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Did bank distress stifle innovation during the Great Depression?

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  • Nanda, Ramana
  • Nicholas, Tom

Abstract

We find a negative relationship between bank distress and the level, quality and trajectory of firm-level innovation during the Great Depression, particularly for R&D firms operating in capital intensive industries. However, we also show that because a sufficient number of R&D intensive firms were located in counties with lower levels of bank distress, or were operating in less capital intensive industries, the negative effects were mitigated in aggregate. Although Depression era bank distress was associated with the stifling of innovation, our results also help to explain why technological development was still robust following one of the largest shocks in the history of the U.S. banking system.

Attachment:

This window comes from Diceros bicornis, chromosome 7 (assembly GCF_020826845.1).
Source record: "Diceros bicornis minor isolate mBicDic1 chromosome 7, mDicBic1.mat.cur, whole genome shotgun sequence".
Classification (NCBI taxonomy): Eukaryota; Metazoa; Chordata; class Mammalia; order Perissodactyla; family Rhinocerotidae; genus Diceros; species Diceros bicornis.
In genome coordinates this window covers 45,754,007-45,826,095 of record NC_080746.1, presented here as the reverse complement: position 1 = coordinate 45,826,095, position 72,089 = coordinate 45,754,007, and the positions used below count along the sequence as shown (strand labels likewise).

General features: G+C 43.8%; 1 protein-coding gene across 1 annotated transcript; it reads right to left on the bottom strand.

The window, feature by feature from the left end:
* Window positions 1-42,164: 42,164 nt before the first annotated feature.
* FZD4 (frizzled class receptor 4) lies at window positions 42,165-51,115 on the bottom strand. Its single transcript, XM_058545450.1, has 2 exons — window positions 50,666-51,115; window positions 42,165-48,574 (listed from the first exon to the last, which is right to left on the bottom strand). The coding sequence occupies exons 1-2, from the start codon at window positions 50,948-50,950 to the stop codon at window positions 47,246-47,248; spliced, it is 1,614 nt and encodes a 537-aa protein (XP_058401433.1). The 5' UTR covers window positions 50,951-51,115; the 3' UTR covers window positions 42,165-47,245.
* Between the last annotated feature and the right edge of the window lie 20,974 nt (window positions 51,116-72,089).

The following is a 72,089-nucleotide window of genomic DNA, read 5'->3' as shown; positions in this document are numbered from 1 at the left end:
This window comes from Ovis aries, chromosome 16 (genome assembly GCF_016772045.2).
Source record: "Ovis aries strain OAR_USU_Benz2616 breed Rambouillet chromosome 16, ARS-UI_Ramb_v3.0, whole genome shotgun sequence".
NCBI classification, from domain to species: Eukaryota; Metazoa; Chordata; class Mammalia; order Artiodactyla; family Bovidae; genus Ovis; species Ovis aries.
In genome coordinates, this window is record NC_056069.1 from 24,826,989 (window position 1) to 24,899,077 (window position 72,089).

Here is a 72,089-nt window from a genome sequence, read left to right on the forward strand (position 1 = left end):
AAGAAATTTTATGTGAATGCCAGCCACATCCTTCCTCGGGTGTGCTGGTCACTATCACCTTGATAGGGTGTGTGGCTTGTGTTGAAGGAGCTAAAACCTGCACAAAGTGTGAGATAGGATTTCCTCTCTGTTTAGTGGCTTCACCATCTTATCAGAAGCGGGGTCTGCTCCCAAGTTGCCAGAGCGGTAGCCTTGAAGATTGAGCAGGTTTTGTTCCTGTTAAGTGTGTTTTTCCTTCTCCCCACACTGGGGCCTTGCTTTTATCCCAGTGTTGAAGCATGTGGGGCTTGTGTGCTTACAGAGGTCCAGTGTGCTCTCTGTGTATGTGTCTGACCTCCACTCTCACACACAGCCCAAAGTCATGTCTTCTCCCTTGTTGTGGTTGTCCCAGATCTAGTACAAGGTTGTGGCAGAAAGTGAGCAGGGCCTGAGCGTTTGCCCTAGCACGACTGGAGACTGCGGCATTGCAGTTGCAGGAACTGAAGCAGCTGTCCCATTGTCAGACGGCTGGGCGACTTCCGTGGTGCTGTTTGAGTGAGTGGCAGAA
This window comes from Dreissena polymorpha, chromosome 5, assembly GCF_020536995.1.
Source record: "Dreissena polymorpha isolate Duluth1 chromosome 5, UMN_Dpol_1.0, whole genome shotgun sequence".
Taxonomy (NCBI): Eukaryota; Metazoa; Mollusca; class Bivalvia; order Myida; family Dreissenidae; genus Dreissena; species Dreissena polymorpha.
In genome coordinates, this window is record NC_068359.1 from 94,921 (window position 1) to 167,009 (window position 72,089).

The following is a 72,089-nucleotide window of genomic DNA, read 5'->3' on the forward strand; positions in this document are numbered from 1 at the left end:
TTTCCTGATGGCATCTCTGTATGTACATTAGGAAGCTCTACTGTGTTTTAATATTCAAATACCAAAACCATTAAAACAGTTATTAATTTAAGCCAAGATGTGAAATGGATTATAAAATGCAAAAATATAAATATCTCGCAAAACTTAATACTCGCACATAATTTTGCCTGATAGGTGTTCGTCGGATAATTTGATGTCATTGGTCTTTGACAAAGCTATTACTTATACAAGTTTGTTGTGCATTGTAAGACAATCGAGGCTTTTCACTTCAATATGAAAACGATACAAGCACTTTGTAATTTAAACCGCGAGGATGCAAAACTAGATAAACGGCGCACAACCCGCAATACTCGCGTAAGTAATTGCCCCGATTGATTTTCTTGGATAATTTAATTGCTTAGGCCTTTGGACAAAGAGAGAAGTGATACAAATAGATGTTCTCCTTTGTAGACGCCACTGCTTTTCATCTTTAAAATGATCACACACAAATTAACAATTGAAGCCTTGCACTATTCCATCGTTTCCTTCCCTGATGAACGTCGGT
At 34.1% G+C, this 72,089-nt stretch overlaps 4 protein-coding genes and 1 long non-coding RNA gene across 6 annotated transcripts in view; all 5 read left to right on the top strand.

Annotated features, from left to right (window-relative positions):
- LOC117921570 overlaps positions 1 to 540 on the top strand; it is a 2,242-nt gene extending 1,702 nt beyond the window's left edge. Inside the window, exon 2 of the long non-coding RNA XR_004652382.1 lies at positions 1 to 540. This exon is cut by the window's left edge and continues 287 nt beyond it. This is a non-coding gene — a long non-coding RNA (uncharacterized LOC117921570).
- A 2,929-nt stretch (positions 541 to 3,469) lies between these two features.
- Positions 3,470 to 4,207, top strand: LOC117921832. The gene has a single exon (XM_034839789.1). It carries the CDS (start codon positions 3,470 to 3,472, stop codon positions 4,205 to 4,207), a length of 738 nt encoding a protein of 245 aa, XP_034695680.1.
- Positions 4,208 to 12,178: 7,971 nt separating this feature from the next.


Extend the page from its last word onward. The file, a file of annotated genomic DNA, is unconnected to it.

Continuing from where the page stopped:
Suggested Citation

  • Nanda, Ramana & Nicholas, Tom, 2014. "Did bank distress stifle innovation during the Great Depression?," Journal of Financial Economics, Elsevier, vol. 114(2), pages 273-292.
  • Handle: RePEc:eee:jfinec:v:114:y:2014:i:2:p:273-292
    DOI: 10.1016/j.jfineco.2014.07.006
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    Keywords

    Great Depression; Patents; R&D; Bank distress;

    JEL classification:

    • N22 - Economic History - - Financial Markets and Institutions - - - U.S.; Canada: 1913-
    • G21 - Financial Economics - - Financial Institutions and Services - - - Banks; Other Depository Institutions; Micro Finance Institutions; Mortgages
    • O30 - Economic Development, Innovation, Technological Change, and Growth - - Innovation; Research and Development; Technological Change; Intellectual Property Rights - - - General

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